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PĀKKANĀR(पाक्कनार्)

  • Vararuci, the celebrated astronomer, got of a Caṇḍālī wife twelve sons. They were called “Paracci peṭṭa pantīrkulam (The twelve sons born of a Caṇḍālī). They were 1. Agnihotrī. 2. Rajakan 3. Uliyanūr Taccan. 4. Vallon 5. Vāyillākkunnilappan. 6. Kārakkalmātā. 7. Vaṭutala Nāyar. 8. Uppukuṭṭan. 9. Pāṇanār. 10. Nārāyaṇabhrāntan 11. Akavūr Cāttan 12. Pākkanār. Pākkanār's wife was a very chaste woman devoted to her husband. There are two stories demonstrating the devotion she showed to her husband.
    (i) It was usual for all the sons of Vararuci excepting Vāyillākkunnilappan to assemble at the house of Agnihotrī for the Śrāddha of their father annually once. Once after the Śrāddha, all of them sat together for their meals and the antarjanam (wife) of Agnihotrī refused to serve an assembly consisting of Pākkanār, a Caṇḍāla. When Agnihotrī compelled her to do it she came to the place hiding her face with an umbrella. Pākkanār enquired about the purpose of the umbrella and Agnihotrī replied that it was the duty of chaste and devoted wives to hide their faces from other men. Then Pākkanār argued that still the brahmin wives who hid their faces were lacking in devotion and chastity and the Caṇḍāla women were the only class of women who were chaste and devoted to their husbands. Everybody present there joined sides with Agnihotrī and opposed the argument of Pākkanār. To demonstrate the devotion of Caṇḍālī wives Pākkanār took Agnihotrī to his house. On reaching there Pakkanār called his wife and asked “How much paddy do you have here?” “Five measures”, she replied. “Pound half of it and bring it to me”, Pākkanār instructed. The dutiful wife pounded the paddy, cooked the rice and brought it to Pākkanār. Pākkanār asked her to throw the rice into the drain. She did it without the least hesitation. Pākka nār then asked his wife to pound the remaining paddy and bring the rice cooked as before. She did so and when she brought it before Pākkanār he asked her to throw that also away into the drain. She instantly obeyed. That day both of them went without meals. They were so poor. The next day Pākkanār along with Agnihotrī went to the illam (house) of Agnihotrī. Pākkanār then asked Agnihotrī to make his wife do exactly like what Pākkanār's wife was made to do. Agnihotrī immediately called his wife and asked her to take two and a half measures of paddy, pound it, cook it and bring it to him. “There is rice here ready in stock and so why should we pound paddy now?” Agnihotrī's wife questioned. But Agnihotrī insisted and so surrendering to the compulsion she did as she was instructed. When she brought the rice before him cooked, Agnihotrī asked her to throw it away into the drain. She hesitated first but when Agnihotrī insisted she did so very reluctantly. Then Agnihotrī asked her to take another two and a half measures of paddy, pound it and bring the cooked rice once again. The antarjanam (wife) flew into fury and showered on her husband a heap of abuses. She went and hid inside and despite repeated requests from Agnihotrī she never showed her face out again. Agnihotrī admitted defeat and accepted Pākkanār's view that a Caṇḍālī woman was more chaste than a brahmin woman.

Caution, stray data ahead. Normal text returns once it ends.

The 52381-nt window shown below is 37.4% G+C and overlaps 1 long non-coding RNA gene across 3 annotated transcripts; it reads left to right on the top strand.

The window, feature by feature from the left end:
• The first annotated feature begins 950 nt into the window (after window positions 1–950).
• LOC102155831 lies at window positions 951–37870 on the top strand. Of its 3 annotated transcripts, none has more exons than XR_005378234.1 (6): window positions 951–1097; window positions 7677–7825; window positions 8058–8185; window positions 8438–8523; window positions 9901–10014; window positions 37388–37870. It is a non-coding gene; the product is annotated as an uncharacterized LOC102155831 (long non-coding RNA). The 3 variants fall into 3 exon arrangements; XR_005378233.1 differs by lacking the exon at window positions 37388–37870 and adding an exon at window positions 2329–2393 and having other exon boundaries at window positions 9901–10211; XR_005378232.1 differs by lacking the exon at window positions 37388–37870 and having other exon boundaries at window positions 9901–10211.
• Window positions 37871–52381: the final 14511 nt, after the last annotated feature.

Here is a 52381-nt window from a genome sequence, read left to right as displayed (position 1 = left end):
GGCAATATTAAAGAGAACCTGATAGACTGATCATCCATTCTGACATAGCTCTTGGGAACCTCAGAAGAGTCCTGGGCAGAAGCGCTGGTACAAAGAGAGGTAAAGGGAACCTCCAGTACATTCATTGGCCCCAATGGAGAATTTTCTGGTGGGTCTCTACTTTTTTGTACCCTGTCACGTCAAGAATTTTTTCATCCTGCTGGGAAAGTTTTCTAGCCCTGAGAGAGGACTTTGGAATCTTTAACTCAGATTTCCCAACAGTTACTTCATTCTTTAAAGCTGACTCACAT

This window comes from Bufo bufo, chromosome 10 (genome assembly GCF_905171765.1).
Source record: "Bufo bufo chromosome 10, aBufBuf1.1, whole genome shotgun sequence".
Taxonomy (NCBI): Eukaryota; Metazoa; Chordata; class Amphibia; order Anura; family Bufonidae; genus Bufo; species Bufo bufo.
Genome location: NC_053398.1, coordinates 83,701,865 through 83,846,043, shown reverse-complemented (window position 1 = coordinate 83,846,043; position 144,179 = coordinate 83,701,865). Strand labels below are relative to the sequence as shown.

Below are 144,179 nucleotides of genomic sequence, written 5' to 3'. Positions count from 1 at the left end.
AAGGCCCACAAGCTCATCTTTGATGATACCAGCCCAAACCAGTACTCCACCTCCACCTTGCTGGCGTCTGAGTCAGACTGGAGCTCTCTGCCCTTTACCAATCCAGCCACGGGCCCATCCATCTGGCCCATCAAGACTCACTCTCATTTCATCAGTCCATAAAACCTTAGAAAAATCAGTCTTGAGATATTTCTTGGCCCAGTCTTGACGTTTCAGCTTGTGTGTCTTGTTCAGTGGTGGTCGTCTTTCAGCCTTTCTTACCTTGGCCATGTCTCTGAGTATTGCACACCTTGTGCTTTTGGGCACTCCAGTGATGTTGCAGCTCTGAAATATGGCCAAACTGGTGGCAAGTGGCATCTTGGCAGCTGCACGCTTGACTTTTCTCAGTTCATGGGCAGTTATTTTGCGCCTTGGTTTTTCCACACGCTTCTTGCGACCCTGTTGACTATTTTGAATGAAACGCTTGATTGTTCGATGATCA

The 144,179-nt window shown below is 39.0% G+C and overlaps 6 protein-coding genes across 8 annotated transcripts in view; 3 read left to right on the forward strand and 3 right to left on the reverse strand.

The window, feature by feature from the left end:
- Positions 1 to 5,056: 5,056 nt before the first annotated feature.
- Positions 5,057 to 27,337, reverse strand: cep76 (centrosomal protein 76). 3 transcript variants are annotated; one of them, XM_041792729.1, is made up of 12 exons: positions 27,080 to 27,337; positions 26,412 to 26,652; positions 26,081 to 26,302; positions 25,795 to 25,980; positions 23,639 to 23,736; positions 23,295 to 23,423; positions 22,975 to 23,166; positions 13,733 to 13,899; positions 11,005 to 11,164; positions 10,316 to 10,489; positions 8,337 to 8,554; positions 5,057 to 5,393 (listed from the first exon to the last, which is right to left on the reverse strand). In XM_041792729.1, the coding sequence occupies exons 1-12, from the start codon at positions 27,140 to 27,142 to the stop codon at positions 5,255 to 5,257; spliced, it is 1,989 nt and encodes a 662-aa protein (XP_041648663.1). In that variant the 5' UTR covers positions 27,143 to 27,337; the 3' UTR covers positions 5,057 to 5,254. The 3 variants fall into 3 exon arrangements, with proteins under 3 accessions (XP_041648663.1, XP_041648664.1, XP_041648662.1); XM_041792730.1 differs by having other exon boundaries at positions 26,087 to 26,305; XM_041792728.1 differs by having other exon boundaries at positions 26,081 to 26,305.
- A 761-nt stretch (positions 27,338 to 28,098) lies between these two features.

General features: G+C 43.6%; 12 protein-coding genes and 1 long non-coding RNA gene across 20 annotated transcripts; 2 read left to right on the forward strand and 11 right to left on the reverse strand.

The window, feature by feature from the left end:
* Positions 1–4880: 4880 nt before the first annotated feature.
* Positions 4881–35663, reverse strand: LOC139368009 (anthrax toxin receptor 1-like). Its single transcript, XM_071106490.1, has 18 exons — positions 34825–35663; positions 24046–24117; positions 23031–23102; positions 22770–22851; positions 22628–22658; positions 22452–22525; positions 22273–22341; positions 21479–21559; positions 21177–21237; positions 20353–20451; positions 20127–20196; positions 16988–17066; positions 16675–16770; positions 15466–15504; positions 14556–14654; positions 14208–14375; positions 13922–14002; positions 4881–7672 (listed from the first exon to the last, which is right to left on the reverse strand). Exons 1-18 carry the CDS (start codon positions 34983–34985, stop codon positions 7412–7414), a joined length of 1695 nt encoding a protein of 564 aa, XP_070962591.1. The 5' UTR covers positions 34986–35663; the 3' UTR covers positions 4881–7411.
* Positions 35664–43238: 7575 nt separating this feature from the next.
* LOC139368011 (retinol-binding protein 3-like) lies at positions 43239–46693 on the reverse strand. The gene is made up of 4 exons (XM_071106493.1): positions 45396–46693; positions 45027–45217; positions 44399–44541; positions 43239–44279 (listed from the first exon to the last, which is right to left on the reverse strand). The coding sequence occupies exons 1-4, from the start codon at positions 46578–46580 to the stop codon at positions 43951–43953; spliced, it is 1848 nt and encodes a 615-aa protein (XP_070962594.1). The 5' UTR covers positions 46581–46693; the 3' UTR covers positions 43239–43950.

(2) Once Agnihotrī came to the hut of Pākkanār. Pākkanār called his wife to bring a ‘palaka’ (a wooden plank used for sitting) for Agnihotrī to sit on. She was at that time drawing water from a well and the bucket was midway in the well with water. The instant she heard her husband call her she left the grip on the rope and rushed to the side of her husband. She did what was asked of her to do and then returned to the well. Pākkanār followed her taking Agnihotrī along with him. When they reached the well Agnihotrī was dumbfounded. The bucket with water was staying in mid-air in the well exactly at the position at which Pākkanār's wife had left it. The power of the chastity of the woman. (See under Vararuci).
     
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